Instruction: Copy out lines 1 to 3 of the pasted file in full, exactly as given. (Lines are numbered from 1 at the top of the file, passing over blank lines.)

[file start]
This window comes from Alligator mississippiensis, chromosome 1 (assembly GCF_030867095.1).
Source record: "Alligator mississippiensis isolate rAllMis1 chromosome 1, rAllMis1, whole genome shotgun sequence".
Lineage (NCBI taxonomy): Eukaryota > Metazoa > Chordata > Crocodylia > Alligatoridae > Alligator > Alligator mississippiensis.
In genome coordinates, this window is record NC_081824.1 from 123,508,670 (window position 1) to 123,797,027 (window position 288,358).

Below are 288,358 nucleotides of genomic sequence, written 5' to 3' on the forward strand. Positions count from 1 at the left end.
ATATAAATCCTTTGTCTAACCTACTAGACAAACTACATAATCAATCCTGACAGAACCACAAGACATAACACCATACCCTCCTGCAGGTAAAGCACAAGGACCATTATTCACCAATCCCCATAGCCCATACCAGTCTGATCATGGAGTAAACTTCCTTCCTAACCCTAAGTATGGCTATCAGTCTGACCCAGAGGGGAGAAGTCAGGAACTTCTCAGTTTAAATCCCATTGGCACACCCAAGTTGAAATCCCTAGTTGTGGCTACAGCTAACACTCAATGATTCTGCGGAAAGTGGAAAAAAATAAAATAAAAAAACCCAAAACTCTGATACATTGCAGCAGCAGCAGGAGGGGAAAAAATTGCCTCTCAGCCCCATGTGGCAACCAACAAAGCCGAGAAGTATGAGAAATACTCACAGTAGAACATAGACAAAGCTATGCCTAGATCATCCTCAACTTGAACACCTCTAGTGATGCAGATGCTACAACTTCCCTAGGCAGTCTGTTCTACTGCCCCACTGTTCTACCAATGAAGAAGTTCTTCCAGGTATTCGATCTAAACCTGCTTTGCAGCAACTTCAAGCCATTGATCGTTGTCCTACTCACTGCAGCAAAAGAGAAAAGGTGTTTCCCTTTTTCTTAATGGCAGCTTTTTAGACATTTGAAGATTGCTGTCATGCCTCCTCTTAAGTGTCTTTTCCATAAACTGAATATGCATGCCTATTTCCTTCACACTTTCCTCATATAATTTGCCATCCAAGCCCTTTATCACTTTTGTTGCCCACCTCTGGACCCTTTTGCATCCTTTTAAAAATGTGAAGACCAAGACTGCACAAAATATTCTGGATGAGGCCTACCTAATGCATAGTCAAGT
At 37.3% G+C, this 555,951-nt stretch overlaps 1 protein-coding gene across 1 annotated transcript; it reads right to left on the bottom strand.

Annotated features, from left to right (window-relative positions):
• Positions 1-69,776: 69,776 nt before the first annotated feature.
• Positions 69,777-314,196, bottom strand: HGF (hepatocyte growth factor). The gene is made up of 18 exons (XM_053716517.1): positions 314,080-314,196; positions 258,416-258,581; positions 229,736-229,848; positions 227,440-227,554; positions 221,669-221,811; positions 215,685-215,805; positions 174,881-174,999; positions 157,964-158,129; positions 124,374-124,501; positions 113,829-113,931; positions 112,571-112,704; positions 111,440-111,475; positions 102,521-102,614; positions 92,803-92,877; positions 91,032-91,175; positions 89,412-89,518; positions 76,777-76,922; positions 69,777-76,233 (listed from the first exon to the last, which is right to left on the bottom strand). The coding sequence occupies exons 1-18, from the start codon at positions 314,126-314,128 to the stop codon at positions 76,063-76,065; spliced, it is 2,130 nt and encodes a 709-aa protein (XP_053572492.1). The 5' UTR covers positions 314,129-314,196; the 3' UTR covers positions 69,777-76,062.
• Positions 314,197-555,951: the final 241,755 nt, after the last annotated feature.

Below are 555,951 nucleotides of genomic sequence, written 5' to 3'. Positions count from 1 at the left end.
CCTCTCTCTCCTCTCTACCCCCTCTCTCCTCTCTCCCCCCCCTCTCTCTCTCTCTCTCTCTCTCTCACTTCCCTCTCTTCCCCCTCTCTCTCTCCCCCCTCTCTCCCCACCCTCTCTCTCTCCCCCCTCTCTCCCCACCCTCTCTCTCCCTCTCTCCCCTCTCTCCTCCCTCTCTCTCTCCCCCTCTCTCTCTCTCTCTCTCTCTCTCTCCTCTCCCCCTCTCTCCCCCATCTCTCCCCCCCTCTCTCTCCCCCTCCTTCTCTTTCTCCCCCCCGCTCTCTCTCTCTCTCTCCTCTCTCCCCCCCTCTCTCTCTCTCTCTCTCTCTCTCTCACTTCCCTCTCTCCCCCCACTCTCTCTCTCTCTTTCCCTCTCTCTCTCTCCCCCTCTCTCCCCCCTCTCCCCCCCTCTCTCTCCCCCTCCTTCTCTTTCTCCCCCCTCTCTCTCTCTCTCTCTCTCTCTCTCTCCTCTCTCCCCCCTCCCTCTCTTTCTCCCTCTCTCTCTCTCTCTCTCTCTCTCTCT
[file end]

This window comes from Alligator mississippiensis, chromosome 1 (assembly GCF_030867095.1).
Source record: "Alligator mississippiensis isolate rAllMis1 chromosome 1, rAllMis1, whole genome shotgun sequence".
Lineage (NCBI taxonomy): Eukaryota > Metazoa > Chordata > Crocodylia > Alligatoridae > Alligator > Alligator mississippiensis.